Patient Activation Measure and adherence questionnaires can provide useful insights in routine clinical practice

The PAM and medication adherence questionnaires can help physicians understand their patients’ attitudes and beliefs about their health and adherence. Understanding where a patient is on the activation continuum can indicate the type of support required. The PAM “activation stages” are as follows:7,10

  • Stage 1, “Disengaged and Overwhelmed”: the patient does not strongly believe in or understand her role in managing her care. The patient may not try to inform herself or take her medication regularly, because she does not see herself as being responsible for managing her seizures – “My doctor is in charge of my health”.10
  • Stage 2, “Becoming aware but struggling”: the patient feels responsible for managing her care and adhering to treatment, but may not take her medication as directed because she does not fully understand the value of doing so, or she does not have the confidence needed to act and believes health is largely out of their control – “I could be doing more”.10
  • Stage 3, “Taking action”: the patient is fully informed and autonomous, making needed lifestyle changes and taking her treatment as directed; however, she may need additional support to maintain adherence – “I’m part of my healthcare team”. 10
  • Stage 4, “Maintaining and pushing further”, the patient has adopted the new behavior of adhering to her prescribed regimen for some time but may not maintain her behavior under stress. Maintaining a healthy lifestyle is a key focus: “I’m my own advocate”.10

During the patient’s regular check-up, her physician can gain insights by using these tools. Even without the tools themselves, insights can be gained by asking the following questions such as these, based on the PAM and cited adherence questionnaires:

  • How do you see your role with respect to your health? Do you think that taking an active role is important?1
  • Do you know what lifestyle changes and treatments are available to you for your symptoms?1
  • Do you know what your prescribed medications and therapies do?1
  • When you feel like your symptoms are under control, do you sometimes stop taking your medicine?5

Physicians can use the responses to provide the support needed to boost patient activation and improve adherence. For the patient with epilepsy who does not necessarily see herself as responsible for managing her seizures, she may lack elementary knowledge about uncontrolled seizures and the possible outcomes. Her physician can educate her regarding her condition and symptoms. Similarly, a patient with higher activation may have the necessary skills and knowledge to manage her condition and adhere to treatment, but her adherence behavior may be derailed by stress or unexpected health events.7 Her physician can positively influence her activation and adherence by making himself available to address any questions or concerns she may have and helping her to feel supported should any unexpected changes arise.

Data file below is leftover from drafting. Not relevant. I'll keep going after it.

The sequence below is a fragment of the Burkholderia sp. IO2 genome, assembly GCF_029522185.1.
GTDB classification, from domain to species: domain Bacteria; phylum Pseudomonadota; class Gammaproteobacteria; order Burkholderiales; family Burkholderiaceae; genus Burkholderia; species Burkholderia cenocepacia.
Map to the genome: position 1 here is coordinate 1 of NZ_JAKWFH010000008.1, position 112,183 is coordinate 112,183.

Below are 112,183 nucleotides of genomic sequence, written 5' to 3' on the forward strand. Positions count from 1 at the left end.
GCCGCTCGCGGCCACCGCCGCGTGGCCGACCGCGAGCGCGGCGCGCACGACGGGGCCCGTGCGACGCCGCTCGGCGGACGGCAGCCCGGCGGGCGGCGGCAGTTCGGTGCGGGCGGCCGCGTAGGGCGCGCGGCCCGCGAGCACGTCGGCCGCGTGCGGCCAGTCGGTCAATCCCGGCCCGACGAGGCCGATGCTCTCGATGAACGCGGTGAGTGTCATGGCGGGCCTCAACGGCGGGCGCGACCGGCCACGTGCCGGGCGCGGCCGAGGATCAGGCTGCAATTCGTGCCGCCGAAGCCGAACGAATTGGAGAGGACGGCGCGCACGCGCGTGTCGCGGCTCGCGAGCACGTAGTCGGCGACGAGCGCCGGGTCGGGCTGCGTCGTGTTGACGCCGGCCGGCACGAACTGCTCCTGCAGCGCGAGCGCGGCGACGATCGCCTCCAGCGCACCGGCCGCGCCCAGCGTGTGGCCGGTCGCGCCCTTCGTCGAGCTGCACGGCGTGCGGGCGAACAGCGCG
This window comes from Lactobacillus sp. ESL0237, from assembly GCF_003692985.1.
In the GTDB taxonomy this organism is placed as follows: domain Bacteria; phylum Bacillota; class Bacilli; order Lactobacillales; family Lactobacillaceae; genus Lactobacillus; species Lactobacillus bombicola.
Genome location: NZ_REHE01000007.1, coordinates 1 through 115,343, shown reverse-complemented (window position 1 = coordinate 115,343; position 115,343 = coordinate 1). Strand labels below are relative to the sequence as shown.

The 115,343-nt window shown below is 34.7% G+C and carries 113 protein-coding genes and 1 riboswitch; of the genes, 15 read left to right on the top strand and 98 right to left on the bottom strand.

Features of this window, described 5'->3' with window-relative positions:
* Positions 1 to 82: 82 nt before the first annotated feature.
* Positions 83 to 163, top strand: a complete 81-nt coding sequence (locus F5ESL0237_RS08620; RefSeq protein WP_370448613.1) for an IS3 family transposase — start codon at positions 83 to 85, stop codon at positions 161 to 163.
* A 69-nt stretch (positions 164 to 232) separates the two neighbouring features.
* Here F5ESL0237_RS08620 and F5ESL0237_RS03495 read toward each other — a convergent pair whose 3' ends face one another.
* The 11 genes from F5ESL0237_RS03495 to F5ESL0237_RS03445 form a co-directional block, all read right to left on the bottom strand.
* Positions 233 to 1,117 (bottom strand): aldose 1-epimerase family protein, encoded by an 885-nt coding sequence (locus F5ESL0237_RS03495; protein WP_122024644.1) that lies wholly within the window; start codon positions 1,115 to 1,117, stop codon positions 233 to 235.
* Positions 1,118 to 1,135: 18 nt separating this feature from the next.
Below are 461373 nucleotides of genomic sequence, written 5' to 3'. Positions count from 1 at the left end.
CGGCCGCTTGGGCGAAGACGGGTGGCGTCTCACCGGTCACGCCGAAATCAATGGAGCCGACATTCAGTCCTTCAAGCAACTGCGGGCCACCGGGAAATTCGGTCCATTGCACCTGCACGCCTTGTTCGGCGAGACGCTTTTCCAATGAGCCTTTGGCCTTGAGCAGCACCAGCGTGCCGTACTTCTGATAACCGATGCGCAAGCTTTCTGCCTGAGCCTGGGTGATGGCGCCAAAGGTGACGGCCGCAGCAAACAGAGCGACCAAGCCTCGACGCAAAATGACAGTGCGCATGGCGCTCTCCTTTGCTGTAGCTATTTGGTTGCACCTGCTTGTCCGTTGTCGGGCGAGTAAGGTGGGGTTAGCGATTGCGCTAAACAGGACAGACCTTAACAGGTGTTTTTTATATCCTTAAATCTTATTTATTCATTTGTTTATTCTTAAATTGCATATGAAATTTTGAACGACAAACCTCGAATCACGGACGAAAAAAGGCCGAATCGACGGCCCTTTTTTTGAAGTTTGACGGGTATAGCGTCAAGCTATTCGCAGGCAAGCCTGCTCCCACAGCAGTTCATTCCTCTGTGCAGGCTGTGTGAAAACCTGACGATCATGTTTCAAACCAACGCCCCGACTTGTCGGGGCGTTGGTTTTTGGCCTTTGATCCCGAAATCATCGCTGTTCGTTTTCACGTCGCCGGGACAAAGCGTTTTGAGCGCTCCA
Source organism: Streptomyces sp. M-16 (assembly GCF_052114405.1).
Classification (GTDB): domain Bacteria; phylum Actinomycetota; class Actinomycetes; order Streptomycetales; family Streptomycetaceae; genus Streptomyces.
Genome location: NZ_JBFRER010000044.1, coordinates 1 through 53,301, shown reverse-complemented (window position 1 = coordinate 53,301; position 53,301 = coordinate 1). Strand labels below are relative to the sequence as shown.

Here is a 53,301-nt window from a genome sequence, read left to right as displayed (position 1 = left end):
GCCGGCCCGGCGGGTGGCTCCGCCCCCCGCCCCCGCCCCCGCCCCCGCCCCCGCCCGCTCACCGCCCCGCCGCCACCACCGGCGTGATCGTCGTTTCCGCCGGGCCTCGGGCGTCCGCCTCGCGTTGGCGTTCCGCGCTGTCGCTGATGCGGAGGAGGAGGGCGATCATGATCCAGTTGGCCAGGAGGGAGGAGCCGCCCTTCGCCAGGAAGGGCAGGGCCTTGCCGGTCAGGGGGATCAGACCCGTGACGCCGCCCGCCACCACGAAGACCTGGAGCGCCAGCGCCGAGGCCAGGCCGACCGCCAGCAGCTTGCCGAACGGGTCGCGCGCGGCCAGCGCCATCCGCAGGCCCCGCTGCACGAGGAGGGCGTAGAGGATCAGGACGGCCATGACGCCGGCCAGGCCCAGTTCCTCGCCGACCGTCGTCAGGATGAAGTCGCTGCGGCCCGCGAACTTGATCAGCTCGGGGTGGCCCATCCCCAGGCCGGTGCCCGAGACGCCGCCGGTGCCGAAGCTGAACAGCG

Theory-based interventions are available to support physicians and patients in managing chronic conditions

Various behavioral models exist for understanding and influencing patients’ health behavior and adherence. Surveys and questionnaires can complement more qualitative approaches, and physicians can apply aspects of all these tools to characterize the patient’s needs and provide the appropriate support. Furthermore, physicians often have access to interventions, or Patient Support Programs, that are developed based on these theories specifically to assist physicians and their patients in managing long-term conditions. These tools are generally designed with input from physicians to maximize their utility. Patient Support Programs will be discussed in future articles in this series.


  1. Kinney RL, et al. The association between patient activation and medication adherence, hospitalization, and emergency room utilization in patients with chronic illnesses: A systematic review. Patient Education and Counseling 2015;98:545–52.
  2. McAuley JW, et al. An evaluation of self-management behaviors and medication adherence in patients with epilepsy. Epilepsy and Behavior 2008;13:637–41.
  3. Ferrari CMM, et al. Factors associated with treatment non-adherence in patients with epilepsy in Brazil. Seizure 2013;22:384–9.
  4. Fleisher JE and Stern MB. Medication Non-adherence in Parkinson’s Disease. Curr Neurol Neurosci Rep 2013;13(10) doi:10.1007/s11910-013-0382-z.
  5. Čulig J and Leppée M. From Morisky to Hill-Bone; Self-Reports Scales for Measuring Adherence to Medication. Coll Antropol 2014;38(1):55–62.
  6. Lavsa SM, et al. Selection of a validated scale for measuring medication adherence. J Am Pharm Assoc 2003;51(1):90–4.
  7. Hibbard JH, et al. Development of the Patient Activation Measure (PAM): Conceptualizing and Measuring Activation in Patients and Consumers. Health Serv Res 2004;39:1005–26.
  8. Graffigna G, et al. The role of Patient Health Engagement Model (PHE-model) in affecting patient activation and medication adherence: A structural equation model. PLoS One 2017;12(6):e0179865.
  9. Lam WY and Fresco P. Medication Adherence Measures: An Overview. Biomed Res Int 2015;2015:217047.
  10. Gimbel R, et al. Enhancing mHealth Technology in the Patient-Centered Medical Home Environment to Activate Patients With Type 2 Diabetes: A Multisite Feasibility Study Protocol. JMIR Res Protoc 2017;6(3):e38.